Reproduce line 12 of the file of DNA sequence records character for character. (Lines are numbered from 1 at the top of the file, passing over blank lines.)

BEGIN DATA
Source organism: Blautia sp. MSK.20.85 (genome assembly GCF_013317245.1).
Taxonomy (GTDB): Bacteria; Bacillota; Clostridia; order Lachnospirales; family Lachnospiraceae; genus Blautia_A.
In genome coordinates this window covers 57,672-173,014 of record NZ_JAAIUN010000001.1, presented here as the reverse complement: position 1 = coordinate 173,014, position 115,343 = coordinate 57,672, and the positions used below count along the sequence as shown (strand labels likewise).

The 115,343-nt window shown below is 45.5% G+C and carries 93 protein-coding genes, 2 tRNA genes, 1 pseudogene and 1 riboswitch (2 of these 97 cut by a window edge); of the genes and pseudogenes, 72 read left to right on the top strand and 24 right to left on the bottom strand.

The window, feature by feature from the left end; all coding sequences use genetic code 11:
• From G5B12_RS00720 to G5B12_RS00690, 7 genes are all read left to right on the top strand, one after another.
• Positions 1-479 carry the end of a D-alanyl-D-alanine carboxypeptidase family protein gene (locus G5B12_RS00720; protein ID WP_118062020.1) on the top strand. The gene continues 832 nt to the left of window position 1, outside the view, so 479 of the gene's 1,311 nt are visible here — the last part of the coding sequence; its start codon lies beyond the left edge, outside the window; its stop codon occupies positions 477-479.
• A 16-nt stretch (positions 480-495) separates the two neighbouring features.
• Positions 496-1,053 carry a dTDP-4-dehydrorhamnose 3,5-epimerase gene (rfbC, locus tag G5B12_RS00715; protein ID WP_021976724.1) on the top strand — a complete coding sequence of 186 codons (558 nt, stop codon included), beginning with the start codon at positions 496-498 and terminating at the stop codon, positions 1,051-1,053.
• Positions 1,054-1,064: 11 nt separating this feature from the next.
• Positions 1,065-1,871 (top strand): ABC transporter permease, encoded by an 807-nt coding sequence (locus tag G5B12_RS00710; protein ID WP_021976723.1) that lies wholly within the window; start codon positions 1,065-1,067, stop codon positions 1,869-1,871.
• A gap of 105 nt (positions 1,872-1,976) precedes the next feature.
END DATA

• A gap of 105 nt (positions 1,872-1,976) precedes the next feature.